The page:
From left, Ed Rowe, Rebecca Wilson, Robin Hager and Jill Zundel react to the defeat of a proposal that would have allowed LGBT clergy and same-sex marriage within the United Methodist Church at the denomination's conference in February. (Sid Hastings/AP)

When the United Methodist Church voted to uphold its ban on same-sex marriage and LGBT clergy last month, Methodist pastors and churchgoers across America were devastated. A majority of American delegates had voted against the plan, though they were outvoted by more conservative delegates from Africa and other continents.

In the weeks since, several small but powerful cadres of pastors and bishops have begun plotting paths to overturn or undermine the decision. In conference calls and clandestine meetings, the disparate groups are discussing options that include splitting the church into two denominations and withholding funds until the pressure prompts the denomination to redo the recent vote at the next worldwide meeting in May 2020 in Minneapolis.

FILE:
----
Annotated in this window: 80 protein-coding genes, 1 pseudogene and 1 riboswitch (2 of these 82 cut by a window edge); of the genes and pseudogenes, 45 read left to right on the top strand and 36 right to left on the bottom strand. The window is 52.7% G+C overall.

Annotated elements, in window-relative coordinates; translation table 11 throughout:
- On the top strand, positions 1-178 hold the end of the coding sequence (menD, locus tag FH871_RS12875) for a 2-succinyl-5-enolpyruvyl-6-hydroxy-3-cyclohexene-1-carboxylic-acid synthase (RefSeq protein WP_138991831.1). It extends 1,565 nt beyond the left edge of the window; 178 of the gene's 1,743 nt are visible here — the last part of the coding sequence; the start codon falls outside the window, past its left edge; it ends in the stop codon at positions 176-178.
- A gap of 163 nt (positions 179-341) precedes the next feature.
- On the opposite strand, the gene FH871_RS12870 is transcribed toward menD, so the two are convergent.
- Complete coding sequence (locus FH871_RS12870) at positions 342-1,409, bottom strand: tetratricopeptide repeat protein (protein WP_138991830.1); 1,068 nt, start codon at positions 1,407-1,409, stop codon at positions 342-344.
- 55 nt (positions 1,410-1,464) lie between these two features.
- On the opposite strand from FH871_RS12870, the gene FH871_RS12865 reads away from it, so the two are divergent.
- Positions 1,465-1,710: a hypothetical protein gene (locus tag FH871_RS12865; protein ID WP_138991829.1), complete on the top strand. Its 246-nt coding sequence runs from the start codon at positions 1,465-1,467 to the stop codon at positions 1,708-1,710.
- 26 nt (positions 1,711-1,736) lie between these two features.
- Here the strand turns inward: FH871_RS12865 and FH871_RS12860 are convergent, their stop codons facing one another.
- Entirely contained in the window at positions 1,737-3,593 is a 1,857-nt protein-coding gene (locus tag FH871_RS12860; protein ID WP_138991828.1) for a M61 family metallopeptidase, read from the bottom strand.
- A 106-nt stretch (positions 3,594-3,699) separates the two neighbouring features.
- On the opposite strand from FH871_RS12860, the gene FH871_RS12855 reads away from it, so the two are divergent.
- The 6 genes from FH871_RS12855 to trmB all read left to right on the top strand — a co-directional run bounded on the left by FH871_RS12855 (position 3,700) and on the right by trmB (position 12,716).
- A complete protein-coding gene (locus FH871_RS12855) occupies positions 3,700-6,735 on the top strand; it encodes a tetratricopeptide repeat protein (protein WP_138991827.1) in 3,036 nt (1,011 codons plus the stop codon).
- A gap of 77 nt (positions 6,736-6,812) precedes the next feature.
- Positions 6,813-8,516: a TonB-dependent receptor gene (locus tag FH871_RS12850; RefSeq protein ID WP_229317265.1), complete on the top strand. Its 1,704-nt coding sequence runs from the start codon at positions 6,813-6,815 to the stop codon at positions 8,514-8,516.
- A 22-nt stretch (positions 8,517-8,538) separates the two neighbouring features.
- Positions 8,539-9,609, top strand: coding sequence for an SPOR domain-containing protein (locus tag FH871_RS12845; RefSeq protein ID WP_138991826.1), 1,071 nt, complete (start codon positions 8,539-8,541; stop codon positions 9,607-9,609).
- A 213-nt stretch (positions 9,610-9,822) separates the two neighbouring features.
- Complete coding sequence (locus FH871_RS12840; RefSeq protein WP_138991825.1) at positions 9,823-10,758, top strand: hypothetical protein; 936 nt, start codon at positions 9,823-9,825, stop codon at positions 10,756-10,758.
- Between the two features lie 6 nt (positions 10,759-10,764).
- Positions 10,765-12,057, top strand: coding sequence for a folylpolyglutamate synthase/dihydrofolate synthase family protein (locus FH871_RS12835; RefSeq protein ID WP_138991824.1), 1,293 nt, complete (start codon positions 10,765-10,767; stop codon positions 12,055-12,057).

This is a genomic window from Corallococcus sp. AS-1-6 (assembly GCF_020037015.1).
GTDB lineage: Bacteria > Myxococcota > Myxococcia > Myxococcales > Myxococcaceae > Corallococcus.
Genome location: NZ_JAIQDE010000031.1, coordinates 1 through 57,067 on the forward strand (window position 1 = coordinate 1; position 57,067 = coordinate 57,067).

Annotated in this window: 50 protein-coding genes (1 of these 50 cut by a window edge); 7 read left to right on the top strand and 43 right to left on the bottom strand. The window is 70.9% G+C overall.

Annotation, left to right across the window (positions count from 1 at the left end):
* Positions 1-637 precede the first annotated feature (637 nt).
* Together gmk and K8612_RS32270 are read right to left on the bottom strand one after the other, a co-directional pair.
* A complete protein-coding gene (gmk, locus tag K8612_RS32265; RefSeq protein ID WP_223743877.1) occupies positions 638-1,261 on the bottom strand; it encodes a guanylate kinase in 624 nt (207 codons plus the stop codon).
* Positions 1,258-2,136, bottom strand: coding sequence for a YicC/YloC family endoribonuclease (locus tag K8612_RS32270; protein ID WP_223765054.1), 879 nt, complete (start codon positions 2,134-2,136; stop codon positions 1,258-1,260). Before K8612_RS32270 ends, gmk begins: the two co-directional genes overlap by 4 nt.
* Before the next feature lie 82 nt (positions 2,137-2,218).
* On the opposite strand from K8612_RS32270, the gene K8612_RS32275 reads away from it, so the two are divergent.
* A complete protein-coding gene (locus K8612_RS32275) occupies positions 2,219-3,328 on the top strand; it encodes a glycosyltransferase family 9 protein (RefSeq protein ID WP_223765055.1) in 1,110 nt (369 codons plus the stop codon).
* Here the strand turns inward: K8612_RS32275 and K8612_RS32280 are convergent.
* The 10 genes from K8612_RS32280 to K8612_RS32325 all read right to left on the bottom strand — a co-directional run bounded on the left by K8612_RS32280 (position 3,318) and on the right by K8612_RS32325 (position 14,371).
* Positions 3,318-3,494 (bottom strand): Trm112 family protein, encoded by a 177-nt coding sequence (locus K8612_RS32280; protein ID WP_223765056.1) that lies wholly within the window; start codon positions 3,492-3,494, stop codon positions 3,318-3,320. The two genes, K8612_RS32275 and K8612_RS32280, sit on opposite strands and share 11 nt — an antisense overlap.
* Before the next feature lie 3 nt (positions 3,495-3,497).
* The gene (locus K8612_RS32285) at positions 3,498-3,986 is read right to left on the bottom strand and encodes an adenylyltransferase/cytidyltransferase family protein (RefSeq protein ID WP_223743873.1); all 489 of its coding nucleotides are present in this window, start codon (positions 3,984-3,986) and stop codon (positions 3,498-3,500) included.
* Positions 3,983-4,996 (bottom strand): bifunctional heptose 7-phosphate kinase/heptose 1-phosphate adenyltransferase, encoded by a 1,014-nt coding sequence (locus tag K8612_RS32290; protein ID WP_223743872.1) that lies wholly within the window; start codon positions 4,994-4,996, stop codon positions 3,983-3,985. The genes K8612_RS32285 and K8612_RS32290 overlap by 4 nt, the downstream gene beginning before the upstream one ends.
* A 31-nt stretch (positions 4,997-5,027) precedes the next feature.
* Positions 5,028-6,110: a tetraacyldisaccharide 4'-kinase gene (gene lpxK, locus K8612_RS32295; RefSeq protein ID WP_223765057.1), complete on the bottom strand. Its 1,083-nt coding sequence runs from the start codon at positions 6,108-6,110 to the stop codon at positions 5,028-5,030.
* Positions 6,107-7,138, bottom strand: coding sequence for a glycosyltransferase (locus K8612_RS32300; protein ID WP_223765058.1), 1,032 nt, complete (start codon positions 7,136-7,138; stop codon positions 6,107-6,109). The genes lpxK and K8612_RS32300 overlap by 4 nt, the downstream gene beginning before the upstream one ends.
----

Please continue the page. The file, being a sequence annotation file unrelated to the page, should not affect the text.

“We’ve either got to figure out how we go together [with same-sex marriage], or how we separate,” declared North Georgia’s Bishop Sue Haupert-Johnson, a co-leader of one of the groups.

Most of these pastors say they would greatly prefer a negotiated solution rather than leaving the United Methodist denomination, which has more than 6 million members in the United States and is the largest mainline Protestant church in the country.

The Rev. Adam Hamilton, who is the pastor of the largest Methodist church in the country, with 20,000 members in his Kansas City congregation, is organizing with Haupert-Johnson, Texas’s Bishop Michael McKee and a few others.

Their group has a methodical, political-organizing-style plan for drawing others into their fight: meetings this week and next week in Dallas and Atlanta, each with 30 handpicked clergy and leaders, including seven LGBT leaders. Then a meeting at Hamilton’s church in May for 500 leaders. Then another meeting in the fall, where they aim to draw 3,000 leaders of Methodist churches.

“I’ve been astounded at the number of emails, phone calls, text messages I’m receiving from churches across the country saying we can’t live like this,” Hamilton said. “These churches, they’re centrist. But they’re saying this doesn’t feel like the United Methodism that we have always known and loved. To be in a church that will be in the future led by the most conservative caucus in our denomination feels untenable for them.”